Constructing the truck bed and rocket launcher sub-assembly was the most difficult part of the kit. The support framework for the parallel rocket launchers is delicate and I took great care sanding off the various nibs and bumps, and dry-fitted all the components prior to gluing them. I had very few references available to me for this kit so I was essentially using the box art and the one or two pictures I had found on the web. I took care to ensure that the launching rails were parallel and had to use some filler on the attachment parts. Once this was assembled, I sprayed it PC-10. Finally, I assembled the window blast shield components, which I chose to model as covering the front windscreens, also sprayed PC-10.
Weathering - Part 1, oil wash and dry-brushing
The next job was to begin the weathering process. I decided that it would be easier to do an oil wash on the sub-assemblies before they were glued together. I made an oil wash using a small amount of Lamp Black oil paint combined with a large amount of Turpenoid. I also mixed up a similar batch made from Burnt Umber oil paint. After masking off the clear parts with Parafilm, I prepared the entire surface for the wash by brushing with Turpenoid, which I allowed to dry. I then applied the black wash liberally, making sure it went into the recessed parts. Once this was done, I sponged off the excess wash using Upstage's 'Eye Tips Double End Foam Applicators'. I repeated this process using the burnt umber wash; the combined colour washes provided a nice blend.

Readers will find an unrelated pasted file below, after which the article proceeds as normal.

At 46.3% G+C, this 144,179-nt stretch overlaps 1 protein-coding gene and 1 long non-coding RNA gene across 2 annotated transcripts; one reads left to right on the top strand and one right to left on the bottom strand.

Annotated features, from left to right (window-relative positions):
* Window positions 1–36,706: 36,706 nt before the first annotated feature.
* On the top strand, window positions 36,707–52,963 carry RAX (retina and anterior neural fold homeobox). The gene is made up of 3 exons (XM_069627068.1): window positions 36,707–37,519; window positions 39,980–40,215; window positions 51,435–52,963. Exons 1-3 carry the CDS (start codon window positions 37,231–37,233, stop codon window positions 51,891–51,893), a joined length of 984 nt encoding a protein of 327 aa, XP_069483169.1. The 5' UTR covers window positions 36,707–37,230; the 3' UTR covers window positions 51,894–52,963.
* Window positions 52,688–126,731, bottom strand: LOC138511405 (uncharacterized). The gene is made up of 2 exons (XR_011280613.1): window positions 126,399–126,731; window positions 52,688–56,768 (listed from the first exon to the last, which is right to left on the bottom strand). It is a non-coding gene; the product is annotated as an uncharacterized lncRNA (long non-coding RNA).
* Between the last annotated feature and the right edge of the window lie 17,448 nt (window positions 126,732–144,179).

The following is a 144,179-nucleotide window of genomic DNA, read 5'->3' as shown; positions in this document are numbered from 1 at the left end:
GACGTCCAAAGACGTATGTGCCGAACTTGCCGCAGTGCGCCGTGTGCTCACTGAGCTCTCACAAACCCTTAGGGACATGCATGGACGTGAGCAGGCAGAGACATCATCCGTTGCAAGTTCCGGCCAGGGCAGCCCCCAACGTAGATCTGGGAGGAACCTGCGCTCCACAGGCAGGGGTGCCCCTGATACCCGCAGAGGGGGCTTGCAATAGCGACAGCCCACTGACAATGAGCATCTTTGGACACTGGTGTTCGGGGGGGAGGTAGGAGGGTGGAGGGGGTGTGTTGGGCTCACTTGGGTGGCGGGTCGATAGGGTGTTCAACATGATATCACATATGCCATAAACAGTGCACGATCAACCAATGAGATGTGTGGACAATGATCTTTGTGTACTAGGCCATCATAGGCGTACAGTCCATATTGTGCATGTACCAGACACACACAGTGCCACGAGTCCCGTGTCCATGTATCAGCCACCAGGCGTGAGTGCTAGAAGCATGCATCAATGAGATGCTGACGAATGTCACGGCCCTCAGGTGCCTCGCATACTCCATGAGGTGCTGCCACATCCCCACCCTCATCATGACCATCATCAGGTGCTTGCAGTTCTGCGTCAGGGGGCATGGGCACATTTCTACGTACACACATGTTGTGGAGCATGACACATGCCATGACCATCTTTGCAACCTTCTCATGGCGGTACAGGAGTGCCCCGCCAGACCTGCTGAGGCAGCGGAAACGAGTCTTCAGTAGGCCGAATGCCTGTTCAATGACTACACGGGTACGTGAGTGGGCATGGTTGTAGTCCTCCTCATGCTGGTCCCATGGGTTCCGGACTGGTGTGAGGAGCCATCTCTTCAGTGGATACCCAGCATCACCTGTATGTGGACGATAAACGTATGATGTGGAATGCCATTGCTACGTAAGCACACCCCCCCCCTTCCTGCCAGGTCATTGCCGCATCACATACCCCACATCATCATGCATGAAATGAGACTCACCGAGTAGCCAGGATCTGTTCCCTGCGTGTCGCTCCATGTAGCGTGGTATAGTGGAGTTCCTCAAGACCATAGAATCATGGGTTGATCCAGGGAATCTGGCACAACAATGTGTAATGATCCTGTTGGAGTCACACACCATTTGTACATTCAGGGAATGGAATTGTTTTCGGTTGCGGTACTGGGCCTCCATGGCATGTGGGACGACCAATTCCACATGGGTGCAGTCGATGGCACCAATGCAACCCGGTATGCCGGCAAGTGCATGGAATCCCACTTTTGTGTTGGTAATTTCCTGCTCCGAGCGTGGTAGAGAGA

Once the oil wash was dry, I dry-brushed the PC-10 coloured parts with a mixture of white and PC-10. My objective was to highlight the edges and the prominent parts of the structure, which combined with the wash, gives the model more depth of appearance. I dry-brushed the chassis and edges of the launcher rails with Burnt Aluminum. The wheels received a similar wash and dry-brushing treatment. I then gave the wheels a dry brushing of medium grey and sand around the tyres' edges. The two spare wheels were given less weathering treatment
The kit contains sixteen rockets, all on a sprue, so I had to sand off the mold lines on each rocket. There are also sixteen separate cross-fins for each rocket. I sprayed the rockets Scale Black while they were attached to the sprue. I then removed them from the sprue, sanded them and touched up the paint job. Removing the mold lines on the rockets took a considerable amount of time. I painted the two bands on each rocket Engine Grey, which added some break in the rocket's appearance and camouflaged the excessive sanding job I had done, which had created some misshaped rockets.
Eventually the rockets were ready to be glued onto the launcher rails. I turned the launcher sub-assembly upside down and proceeded to glue on the underside's row of rockets, making certain that they were in a straight row. All was perfect, except when I turned the sub-assembly back over, I realized I had glued the entire row of rockets to the wrong end of the rails and they were now pointing down ready to be fired into the ground behind the truck!
I rapidly removed the row of rockets, cleared up the glue mess with sanding and repainting, and glued the rockets into their correct position. I then glued the upper eight rockets on the other side of the launcher rail. I realized that I could have left off the rockets entirely, (they could have been launched two minutes ago), with no penalty but for some reason, I thought the model would look better with them. I noticed that the Katiusha BM-24-12 ICM kit has only twelve rockets, however, ICM have seen fit to mold each of these in halves! When I build that kit, it will definitely not portray the rockets.